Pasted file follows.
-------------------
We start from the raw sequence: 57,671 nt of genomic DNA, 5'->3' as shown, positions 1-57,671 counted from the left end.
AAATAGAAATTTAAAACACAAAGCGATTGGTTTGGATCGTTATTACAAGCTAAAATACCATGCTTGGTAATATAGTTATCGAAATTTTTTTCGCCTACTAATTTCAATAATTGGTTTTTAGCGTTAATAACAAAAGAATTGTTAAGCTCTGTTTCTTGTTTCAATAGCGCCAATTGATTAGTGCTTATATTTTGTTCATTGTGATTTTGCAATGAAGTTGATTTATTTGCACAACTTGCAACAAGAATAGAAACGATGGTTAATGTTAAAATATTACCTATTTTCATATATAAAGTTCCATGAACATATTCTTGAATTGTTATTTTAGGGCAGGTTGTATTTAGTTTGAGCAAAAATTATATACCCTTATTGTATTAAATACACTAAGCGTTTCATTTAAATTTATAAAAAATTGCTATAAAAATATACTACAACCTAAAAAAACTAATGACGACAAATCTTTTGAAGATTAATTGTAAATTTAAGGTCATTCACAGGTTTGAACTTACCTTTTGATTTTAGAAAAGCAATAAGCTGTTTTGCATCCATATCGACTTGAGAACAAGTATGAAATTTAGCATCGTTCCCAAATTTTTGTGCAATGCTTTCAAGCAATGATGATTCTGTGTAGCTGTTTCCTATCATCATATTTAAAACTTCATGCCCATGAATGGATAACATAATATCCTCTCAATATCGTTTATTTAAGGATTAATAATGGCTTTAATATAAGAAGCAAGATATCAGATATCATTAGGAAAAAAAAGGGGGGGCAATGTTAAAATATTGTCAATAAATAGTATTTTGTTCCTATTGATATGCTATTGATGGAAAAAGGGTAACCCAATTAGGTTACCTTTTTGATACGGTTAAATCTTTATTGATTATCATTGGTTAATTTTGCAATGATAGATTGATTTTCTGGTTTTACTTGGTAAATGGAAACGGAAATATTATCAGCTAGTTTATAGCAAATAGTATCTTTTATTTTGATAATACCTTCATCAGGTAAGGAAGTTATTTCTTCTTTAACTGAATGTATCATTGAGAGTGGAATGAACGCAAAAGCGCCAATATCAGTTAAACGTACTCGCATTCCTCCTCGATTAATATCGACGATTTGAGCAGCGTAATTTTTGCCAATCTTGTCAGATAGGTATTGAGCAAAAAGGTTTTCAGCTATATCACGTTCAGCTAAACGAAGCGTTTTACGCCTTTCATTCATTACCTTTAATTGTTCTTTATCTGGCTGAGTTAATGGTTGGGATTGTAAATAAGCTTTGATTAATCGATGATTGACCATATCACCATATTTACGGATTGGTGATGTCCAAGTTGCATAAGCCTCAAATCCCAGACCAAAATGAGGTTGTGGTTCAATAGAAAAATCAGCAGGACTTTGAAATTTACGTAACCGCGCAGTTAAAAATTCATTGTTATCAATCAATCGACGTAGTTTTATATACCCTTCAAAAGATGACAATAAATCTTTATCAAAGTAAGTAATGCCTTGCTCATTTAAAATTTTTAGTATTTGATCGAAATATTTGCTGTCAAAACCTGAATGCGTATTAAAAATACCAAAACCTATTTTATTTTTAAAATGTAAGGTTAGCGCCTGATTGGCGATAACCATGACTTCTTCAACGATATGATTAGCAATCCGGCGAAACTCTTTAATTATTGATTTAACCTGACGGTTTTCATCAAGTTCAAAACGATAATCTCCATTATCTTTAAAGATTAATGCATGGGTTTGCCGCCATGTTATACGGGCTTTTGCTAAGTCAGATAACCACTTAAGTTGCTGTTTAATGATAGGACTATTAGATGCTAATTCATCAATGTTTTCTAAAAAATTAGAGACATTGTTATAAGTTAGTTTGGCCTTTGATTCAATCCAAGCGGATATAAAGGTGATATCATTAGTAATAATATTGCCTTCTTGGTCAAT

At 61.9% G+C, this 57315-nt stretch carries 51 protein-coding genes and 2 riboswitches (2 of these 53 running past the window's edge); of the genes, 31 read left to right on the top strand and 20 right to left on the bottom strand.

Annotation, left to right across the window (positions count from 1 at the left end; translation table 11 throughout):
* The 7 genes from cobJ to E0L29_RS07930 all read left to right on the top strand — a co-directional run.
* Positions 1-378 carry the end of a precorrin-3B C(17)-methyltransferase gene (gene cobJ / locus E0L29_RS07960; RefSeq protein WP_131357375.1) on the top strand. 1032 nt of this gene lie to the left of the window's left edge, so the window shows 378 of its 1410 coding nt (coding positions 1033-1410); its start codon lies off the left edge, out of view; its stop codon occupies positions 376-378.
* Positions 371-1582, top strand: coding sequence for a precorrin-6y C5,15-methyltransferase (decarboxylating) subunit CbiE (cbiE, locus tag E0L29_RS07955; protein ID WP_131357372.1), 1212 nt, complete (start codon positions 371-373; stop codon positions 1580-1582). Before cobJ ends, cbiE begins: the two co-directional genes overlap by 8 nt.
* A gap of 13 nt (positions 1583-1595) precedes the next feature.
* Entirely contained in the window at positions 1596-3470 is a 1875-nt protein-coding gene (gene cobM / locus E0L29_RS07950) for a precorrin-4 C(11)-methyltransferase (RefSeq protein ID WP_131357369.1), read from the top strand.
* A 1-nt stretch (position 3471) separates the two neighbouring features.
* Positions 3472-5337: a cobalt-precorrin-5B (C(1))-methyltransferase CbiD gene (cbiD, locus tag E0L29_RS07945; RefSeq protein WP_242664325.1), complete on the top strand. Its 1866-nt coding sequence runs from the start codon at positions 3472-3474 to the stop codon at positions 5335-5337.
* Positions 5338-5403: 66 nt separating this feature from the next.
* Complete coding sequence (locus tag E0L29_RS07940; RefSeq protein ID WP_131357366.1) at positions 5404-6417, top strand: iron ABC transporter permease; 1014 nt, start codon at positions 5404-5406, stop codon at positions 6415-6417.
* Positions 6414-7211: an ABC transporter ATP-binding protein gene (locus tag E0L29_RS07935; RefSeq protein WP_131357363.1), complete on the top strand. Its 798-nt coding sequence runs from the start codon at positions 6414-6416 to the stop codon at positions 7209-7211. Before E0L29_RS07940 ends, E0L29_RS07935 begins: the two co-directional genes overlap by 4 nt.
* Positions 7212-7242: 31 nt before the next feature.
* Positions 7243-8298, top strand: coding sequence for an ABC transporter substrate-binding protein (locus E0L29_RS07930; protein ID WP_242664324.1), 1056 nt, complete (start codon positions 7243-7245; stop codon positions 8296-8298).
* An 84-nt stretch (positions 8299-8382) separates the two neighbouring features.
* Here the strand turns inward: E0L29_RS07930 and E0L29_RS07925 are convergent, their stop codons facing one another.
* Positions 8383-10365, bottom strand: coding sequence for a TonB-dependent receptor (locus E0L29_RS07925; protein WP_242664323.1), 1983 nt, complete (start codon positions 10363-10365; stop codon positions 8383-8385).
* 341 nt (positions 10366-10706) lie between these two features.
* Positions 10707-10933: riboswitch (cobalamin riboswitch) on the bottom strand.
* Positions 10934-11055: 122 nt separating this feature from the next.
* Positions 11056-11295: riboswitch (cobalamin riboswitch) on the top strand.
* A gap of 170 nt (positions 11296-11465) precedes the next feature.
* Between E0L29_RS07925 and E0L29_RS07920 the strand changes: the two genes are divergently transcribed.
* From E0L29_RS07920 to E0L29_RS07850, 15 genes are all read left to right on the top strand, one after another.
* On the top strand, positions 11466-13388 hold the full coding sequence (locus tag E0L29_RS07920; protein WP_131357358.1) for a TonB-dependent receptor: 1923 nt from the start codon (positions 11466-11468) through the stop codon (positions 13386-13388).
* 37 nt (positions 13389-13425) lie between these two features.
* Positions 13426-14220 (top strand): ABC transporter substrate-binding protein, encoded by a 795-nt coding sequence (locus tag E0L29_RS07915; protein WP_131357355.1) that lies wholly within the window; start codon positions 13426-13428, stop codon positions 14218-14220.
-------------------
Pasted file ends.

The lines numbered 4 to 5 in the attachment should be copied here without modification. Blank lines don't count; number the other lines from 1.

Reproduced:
Annotation, left to right across the window (positions count from 1 at the left end; translation table 11 throughout):
* The 7 genes from cobJ to E0L29_RS07930 all read left to right on the top strand — a co-directional run.